Will Contraceptive Equity Make it to the Supreme Court?Posted: September 24, 2013
With continued debate over the provision of the Affordable Care Act that mandates contraceptive coverage, lawyers for the current administration have asked the Supreme Court to consider arguments this fall.
As the law is written, it requires that employee health plans cover standard birth control. In response, a number of companies, Hobby Lobby perhaps the most recognizable among them, have sued on the grounds that the mandate violates their religious convictions.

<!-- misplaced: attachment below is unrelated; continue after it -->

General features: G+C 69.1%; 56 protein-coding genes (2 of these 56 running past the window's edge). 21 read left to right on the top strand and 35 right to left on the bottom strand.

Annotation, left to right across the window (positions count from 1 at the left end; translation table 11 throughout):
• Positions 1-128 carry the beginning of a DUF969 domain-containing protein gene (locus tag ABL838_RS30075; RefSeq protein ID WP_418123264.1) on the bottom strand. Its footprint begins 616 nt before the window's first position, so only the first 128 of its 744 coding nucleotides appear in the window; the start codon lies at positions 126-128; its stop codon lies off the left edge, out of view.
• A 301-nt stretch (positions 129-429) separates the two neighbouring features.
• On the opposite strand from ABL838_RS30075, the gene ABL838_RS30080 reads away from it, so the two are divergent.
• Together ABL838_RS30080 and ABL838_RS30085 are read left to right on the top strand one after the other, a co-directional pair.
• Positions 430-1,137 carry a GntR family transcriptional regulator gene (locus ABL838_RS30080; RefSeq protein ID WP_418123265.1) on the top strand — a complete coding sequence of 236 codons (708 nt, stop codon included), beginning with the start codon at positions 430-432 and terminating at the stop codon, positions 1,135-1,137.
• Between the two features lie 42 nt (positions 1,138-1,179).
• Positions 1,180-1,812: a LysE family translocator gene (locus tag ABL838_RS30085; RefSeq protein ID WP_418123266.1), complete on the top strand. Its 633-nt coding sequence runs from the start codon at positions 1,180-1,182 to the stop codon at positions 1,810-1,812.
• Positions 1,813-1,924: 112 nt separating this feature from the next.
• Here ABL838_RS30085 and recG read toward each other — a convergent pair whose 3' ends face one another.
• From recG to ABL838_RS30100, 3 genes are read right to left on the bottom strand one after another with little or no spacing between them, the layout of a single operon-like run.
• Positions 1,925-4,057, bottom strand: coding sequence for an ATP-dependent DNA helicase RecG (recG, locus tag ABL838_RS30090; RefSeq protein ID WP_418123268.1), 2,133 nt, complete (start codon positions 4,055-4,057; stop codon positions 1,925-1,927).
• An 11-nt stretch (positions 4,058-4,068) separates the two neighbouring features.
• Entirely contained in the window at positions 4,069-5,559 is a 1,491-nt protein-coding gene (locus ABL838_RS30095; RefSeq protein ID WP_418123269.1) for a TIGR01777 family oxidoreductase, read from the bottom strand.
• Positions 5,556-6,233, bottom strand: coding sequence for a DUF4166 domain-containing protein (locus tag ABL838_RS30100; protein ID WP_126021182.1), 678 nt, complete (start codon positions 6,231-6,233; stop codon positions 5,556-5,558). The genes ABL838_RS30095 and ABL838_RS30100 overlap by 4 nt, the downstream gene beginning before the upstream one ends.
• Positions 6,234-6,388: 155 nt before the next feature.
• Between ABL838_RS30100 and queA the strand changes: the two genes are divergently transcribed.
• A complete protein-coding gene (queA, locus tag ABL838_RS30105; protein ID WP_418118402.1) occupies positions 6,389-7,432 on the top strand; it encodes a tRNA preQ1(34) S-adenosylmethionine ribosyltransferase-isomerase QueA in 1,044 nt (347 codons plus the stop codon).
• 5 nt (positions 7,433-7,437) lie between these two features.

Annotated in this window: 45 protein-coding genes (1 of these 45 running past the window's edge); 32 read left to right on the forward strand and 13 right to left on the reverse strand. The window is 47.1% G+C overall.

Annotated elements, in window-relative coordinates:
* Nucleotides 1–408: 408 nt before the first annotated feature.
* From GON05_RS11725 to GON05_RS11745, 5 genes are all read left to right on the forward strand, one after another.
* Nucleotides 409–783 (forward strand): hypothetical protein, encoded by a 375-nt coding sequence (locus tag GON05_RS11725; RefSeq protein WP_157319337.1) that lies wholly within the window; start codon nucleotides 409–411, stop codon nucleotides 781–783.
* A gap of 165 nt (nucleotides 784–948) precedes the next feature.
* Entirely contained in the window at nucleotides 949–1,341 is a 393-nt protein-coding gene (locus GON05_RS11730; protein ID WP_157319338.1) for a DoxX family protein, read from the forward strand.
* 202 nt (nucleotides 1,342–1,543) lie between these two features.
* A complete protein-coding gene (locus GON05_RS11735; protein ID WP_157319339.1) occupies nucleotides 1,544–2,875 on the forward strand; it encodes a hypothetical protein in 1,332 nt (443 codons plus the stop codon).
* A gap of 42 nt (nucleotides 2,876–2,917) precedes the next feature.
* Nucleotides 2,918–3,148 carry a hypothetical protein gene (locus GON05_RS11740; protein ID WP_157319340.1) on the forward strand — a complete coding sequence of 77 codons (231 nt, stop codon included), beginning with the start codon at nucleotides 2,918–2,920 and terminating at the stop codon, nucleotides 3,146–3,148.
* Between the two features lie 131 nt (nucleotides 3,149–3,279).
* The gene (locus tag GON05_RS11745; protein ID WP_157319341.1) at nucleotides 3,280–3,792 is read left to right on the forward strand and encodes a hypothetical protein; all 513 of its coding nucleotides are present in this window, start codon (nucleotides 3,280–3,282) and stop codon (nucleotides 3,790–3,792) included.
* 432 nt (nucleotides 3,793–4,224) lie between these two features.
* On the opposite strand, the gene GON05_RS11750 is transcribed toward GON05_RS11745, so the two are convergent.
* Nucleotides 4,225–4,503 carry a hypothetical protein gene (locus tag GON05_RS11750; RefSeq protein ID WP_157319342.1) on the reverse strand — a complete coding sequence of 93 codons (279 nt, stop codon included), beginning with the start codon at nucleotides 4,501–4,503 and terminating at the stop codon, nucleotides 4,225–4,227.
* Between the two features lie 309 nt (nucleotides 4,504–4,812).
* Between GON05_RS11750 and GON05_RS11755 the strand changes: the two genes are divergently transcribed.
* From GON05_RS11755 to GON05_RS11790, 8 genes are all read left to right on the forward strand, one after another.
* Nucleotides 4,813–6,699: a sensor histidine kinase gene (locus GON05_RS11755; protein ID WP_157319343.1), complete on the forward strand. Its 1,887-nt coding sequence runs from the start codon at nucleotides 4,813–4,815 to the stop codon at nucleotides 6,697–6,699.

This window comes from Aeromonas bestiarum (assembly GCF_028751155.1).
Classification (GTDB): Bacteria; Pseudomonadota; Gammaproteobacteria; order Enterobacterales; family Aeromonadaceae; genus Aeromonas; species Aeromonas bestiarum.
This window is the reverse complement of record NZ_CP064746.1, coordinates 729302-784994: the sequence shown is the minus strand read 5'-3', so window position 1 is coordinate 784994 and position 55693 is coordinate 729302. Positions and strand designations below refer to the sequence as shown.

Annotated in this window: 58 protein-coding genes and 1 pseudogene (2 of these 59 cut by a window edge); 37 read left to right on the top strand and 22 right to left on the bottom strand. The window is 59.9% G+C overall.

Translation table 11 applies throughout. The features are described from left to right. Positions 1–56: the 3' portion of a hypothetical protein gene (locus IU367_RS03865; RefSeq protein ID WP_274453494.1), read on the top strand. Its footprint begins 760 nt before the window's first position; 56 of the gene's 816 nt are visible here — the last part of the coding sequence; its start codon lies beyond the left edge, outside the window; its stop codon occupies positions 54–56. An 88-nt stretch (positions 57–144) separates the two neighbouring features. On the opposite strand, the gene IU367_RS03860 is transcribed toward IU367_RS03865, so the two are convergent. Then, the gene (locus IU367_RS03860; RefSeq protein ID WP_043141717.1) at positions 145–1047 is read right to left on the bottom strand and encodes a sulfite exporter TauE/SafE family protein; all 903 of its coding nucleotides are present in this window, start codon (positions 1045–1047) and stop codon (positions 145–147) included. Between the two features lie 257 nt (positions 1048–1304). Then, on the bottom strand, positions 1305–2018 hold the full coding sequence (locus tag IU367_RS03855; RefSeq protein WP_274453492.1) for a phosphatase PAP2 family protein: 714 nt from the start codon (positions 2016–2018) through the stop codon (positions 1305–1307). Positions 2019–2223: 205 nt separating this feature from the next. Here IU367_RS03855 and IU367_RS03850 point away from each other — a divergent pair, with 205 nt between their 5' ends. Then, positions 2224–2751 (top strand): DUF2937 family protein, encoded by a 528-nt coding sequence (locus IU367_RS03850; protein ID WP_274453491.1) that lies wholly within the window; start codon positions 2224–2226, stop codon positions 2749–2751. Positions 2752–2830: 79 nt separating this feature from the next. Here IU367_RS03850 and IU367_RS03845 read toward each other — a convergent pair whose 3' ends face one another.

The current lawsuits raise a number of questions that the Supreme Court may have to answer. In these cases, the court is being asked to decide whether a corporation can qualify as a person with religious beliefs and 1st Amendment protections. Lower courts have offered mixed rulings on the issue and have also distinguished for-profit corporations from non-profit organizations.
Birth control remains highly effective in the prevention of pregnancy, improving women’s healthcare and decreasing the financial and social burdens of unwanted pregnancies. Both standard birth control and the so-called morning after pill are solely preventative medications, neither used for any type of abortion. Extensive research has long proven that birth control is safe and effective for women of all ages, and studies have revealed additional health benefits from consistent use, including a decreased risk of ovarian cancer.